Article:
This is part 2 of a 4 part series examining different phases of the golf swing. These phases include the set-up, back swing, transition into the downswing, and weight shift and rotation to impact. Most know that each phase is important into achieving a consistent and powerful golf swing. What this series will provide are simple exercise interventions to make each phase easier for the amateur golfer. Today I will be writing about physical interventions and exercises to make a better back swing.

In previous posts (see post 1 and post 1B) I talked about the importance of posture and gave you some exercises to help improve your golf address and set-up. Without going into detail (click links if you would like details!), I cannot underemphasize the importance of getting into a good set-up. It truly sets the stage for more success with the following phases of the golf swing. Once you improve your posture, it’s time to start thinking about improving your backswing.

Proper sequencing and maintenance of posture in the backswing is crucial for developing a consistent and powerful swing. It is widely accepted that the correct sequence of the backswing leads with a takeaway of the club head with the hands and arms, followed by rotation of the torso, and then rotation of the hips. Many amateur golfers tend rotate into the backswing without any separation of their upper and lower body. This makes it impossible to achieve proper back-swing sequencing and leads to a greater risk of loss of posture The consequence of this is an increased chance that your club head will deviate off plane which will lead to inconsistent ball striking

 

 

Again, the proper sequence of the back-swing is hands, torso, hips. Sounds easy, right? Not so fast. When I evaluate the movements of golfers just beginning golf fitness programs I commonly see the inability of them to independently rotate their upper and lower body. Most beginners will not be able to rotate their torso while keeping the hips still, and vise versa. If the golfer cannot independently rotate the upper and lower body then swing flaws in the backswing are likely.

One exercise called the Torso Acceleration drill is a great way to test your ability to rotate your upper body independently of the lower body. Begin this drill by assuming a neutral address posture right in front of a wall and cross your arms around your chest. In this position, both of your glutes (butt cheeks) should be lightly touching the wall. Now, while maintaining glute contact with the wall, rotate your torso into a backswing position. If your left butt cheek (for a right handed golfer) leaves the wall then you know your hips are rotating with your torso. This should be avoided! Return to a neutral position and repeat to the other side.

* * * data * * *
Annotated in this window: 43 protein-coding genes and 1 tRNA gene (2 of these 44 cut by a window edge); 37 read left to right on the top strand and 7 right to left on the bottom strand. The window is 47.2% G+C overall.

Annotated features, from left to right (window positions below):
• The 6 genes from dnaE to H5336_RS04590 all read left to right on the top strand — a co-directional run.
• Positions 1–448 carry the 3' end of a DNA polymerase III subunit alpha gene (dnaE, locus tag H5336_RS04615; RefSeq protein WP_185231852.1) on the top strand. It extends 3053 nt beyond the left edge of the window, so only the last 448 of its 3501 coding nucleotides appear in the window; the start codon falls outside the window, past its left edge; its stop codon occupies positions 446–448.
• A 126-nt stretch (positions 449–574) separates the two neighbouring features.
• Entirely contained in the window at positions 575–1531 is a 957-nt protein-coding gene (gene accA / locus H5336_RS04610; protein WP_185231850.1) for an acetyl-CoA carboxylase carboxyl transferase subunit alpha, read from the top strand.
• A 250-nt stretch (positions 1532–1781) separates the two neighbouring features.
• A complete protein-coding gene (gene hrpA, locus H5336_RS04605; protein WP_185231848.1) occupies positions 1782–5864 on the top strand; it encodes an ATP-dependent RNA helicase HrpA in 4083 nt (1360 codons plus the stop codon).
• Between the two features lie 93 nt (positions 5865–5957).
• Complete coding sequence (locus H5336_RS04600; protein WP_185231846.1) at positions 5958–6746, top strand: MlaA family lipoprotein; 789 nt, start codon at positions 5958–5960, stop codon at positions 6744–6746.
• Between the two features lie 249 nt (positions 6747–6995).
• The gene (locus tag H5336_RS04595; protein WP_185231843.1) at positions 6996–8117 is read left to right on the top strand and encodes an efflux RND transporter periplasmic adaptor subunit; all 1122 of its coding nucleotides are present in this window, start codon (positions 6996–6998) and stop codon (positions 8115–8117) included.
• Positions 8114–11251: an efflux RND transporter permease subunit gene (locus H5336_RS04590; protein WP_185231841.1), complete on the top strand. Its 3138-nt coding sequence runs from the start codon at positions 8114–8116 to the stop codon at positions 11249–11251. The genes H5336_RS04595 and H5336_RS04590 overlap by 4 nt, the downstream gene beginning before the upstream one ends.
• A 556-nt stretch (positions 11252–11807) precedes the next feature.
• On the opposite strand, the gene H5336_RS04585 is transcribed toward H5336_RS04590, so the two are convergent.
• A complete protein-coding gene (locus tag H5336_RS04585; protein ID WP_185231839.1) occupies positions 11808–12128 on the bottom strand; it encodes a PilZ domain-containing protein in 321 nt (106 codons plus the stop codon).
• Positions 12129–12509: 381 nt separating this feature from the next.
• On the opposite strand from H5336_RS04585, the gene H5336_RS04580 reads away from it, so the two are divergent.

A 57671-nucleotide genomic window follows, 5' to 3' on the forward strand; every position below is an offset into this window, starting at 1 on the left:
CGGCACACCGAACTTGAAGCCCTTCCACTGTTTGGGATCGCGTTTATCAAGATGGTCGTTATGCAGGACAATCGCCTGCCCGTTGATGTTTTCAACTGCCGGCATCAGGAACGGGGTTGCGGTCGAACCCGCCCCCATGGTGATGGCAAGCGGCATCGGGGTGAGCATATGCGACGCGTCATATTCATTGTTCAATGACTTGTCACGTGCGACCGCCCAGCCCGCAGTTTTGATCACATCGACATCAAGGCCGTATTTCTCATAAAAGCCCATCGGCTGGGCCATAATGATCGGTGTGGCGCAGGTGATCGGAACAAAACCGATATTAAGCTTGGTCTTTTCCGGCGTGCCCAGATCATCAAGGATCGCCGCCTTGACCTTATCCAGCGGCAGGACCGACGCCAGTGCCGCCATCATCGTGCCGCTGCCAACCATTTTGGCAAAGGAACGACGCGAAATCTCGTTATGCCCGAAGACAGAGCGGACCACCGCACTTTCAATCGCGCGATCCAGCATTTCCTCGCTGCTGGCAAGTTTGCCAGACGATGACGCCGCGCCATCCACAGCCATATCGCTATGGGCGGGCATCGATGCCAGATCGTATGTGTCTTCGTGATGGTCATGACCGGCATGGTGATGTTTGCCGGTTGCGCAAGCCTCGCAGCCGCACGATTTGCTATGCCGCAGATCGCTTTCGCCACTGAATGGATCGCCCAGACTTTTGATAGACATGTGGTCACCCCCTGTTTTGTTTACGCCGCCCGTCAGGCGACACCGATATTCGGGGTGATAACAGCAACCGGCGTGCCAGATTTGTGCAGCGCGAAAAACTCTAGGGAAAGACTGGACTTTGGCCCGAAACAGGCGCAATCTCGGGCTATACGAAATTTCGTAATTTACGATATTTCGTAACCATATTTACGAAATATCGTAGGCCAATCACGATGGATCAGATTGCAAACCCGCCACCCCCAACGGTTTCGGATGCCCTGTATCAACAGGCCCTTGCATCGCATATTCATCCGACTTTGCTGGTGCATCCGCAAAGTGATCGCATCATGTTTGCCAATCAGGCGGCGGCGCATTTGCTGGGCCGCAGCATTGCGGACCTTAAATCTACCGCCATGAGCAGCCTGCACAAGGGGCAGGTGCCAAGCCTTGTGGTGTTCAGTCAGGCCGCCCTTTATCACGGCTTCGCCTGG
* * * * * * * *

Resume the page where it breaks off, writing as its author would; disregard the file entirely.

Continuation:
There are a number of reasons as to why golfers struggle to rotationally separate their upper body from their lower body. I suggest you find golf fitness professional in your area to pinpoint your physical weaknesses and restrictions. However, issues with upper body rotational separation commonly come from upper body restriction in rotational range of motion, and poor stability of the lower body and hips. To improve your range of motion and mobility, try doing the open book exercise. To improve the strength and stability at your hips, try the clam shell and glute bridge exercise. Do these for a week or two and come back and re-assess the Torso Acceleration drill. You should see an improvement of both the drill and your ability to properly sequence and maintain posture in the golf swing.

In my next post I will continue to talk about the backswing and provide more advanced exercises for you to try. If you have any questions about this or golf fitness in general, please email me directly at [email protected].

Jason Rivkin, BS, CGFI-FL1

Golf Fitness Coach

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